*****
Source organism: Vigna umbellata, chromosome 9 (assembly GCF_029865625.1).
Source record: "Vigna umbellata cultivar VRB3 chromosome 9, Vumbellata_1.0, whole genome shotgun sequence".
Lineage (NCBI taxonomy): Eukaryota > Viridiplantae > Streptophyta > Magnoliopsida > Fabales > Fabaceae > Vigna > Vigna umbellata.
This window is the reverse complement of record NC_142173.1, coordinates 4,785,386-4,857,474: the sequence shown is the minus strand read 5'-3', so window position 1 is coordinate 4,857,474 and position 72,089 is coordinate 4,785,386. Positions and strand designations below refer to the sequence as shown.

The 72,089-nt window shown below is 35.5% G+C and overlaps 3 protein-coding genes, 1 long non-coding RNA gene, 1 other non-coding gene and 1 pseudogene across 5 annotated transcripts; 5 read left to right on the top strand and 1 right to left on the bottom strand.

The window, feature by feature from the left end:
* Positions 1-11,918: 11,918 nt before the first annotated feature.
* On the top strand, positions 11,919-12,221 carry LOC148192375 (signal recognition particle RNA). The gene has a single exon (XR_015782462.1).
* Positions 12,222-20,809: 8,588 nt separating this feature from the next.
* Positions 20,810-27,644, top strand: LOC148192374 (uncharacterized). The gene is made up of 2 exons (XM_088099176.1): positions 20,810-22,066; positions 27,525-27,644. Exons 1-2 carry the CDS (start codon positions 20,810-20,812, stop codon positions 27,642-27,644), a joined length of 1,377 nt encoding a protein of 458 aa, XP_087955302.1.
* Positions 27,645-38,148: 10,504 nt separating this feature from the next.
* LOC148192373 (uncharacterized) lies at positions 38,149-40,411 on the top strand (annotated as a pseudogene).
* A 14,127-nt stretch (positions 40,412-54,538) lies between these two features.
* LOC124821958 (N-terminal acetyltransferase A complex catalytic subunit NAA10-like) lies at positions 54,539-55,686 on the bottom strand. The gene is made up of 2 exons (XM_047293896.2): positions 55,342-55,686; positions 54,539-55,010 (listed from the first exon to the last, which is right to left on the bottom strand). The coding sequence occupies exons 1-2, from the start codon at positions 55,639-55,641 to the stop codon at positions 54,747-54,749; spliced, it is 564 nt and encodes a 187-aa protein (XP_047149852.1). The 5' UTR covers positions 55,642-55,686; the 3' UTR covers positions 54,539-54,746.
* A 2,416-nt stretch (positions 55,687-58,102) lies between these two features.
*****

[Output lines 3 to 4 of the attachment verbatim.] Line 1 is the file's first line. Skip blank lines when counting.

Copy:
Lineage (NCBI taxonomy): Eukaryota > Viridiplantae > Streptophyta > Magnoliopsida > Fabales > Fabaceae > Vigna > Vigna umbellata.
This window is the reverse complement of record NC_142173.1, coordinates 4,785,386-4,857,474: the sequence shown is the minus strand read 5'-3', so window position 1 is coordinate 4,857,474 and position 72,089 is coordinate 4,785,386. Positions and strand designations below refer to the sequence as shown.